The sky temperature (Tsky) ranges from about 10 oC below ambient for hot humid conditions to 30 oC below ambient in a dry cool climate12. For a specific climatic region, an approximate linear correlation exists with air temperature, thus:


For the range of temperature difference experienced in these tests (approximately 10-30 oF), the radiation heat loss fit the linear relationship:

Qr = 25.1+34 x (Tpool - Tair)

Data scatter suggested that this relationship was valid to within about ten percent. The site conditions were relatively low humidity with clear skies, and thus may represent higher radiation energy loss than average for the US.

3.7 Total Energy Loss

During two periods of continuous cool down, after the pool was closed for the season on September 8, the total energy loss was measured. Under these conditions, the combined losses of evaporation, radiation and convection were equal to the change in energy content of the pool water over the time period of observation. These measurements were made at night with no incoming solar radiation. Evaporation and radiation were determined according to the methods discussed earlier. Total energy loss was found from the change in pool temperature without heating. Convection loss was obtained as the residual difference.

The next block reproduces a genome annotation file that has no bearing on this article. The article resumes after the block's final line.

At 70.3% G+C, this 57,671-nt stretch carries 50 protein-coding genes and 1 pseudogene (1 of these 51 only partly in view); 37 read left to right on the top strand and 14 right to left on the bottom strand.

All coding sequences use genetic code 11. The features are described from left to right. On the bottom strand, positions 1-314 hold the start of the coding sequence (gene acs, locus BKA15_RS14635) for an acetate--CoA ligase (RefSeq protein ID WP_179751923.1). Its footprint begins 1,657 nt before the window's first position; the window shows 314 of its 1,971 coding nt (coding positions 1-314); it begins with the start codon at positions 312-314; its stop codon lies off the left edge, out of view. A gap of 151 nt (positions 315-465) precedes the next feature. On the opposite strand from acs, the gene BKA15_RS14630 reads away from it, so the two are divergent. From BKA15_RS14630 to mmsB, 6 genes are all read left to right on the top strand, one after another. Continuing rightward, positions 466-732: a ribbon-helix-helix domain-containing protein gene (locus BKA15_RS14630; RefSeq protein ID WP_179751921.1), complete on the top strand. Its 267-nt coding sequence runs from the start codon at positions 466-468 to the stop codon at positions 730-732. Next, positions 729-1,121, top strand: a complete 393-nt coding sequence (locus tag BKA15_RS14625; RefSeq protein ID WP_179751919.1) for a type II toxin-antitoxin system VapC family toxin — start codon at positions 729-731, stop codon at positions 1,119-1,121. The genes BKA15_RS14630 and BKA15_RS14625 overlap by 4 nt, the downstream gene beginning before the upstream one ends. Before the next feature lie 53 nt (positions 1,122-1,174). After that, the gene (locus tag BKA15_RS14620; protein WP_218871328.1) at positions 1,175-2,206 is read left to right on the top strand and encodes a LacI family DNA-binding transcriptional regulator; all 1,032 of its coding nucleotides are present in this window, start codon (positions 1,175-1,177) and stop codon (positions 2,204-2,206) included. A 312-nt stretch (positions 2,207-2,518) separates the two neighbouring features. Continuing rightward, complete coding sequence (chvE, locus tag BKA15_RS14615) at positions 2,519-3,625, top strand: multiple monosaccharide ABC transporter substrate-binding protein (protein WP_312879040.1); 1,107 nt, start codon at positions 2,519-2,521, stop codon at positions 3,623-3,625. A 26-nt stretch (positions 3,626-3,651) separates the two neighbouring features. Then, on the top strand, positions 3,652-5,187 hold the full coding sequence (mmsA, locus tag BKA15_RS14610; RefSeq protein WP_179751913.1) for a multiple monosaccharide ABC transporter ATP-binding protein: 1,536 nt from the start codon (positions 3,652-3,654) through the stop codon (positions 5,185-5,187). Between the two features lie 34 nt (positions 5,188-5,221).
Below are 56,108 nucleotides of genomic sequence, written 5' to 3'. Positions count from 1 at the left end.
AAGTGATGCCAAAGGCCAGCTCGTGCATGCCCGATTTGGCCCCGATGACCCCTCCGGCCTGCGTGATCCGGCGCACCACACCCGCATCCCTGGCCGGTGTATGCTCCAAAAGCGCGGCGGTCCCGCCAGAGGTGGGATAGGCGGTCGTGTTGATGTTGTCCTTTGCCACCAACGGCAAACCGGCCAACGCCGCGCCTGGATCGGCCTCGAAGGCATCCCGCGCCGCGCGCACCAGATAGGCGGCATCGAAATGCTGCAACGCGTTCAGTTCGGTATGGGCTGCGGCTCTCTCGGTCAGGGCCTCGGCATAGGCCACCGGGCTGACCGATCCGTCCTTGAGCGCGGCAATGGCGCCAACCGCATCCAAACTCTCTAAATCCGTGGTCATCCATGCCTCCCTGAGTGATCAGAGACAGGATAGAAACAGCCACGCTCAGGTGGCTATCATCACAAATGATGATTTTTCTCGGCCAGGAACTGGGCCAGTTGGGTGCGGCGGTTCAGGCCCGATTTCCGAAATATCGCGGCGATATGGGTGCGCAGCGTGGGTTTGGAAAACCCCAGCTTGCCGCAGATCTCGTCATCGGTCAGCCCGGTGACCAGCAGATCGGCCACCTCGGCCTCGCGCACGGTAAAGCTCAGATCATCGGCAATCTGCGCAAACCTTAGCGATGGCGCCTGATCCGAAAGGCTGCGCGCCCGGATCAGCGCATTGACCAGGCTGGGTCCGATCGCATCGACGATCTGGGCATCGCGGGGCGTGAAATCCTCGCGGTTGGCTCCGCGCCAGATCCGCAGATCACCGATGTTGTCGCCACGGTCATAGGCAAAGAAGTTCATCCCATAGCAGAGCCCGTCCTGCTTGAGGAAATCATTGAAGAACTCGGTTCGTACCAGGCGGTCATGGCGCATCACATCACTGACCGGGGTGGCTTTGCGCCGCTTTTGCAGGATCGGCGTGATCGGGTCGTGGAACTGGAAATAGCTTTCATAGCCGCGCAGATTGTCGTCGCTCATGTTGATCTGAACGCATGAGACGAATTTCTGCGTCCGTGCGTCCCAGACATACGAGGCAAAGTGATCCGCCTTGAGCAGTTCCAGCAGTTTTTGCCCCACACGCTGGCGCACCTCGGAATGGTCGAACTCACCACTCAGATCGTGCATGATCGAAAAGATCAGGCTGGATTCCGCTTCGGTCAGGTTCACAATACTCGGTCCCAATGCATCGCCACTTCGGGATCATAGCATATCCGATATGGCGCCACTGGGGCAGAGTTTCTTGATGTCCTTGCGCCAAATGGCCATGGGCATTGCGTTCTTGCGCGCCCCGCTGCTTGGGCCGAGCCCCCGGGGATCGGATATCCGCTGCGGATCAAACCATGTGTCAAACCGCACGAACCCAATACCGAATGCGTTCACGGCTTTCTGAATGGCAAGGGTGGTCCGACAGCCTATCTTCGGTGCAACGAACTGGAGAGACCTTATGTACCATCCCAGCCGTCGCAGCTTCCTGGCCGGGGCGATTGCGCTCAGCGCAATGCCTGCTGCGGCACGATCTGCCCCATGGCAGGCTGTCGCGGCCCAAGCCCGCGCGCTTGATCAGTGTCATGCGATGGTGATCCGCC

Energy losses were 56 percent by evaporation, 26 percent by radiation, and 18 percent by convection.


The rate of evaporation from an unoccupied outdoor swimming pool is 16 to 28% lower than that predicted by the ASHRAE equation. In 21 closely monitored tests, at a pool temperature of 84 oF, air temperature of 58 to 82, and relative humidity of 27 to 65%, the evaporation rate was 76 percent of the ASHRAE value at no wind velocity, and 85 percent of the ASHRAE value at five miles per hour wind speed. A linear fit to the test data yields an equation in the ASHRAE form but with adjusted coefficients:


This relationship also conforms closely to results found earlier for the inactive indoor pool.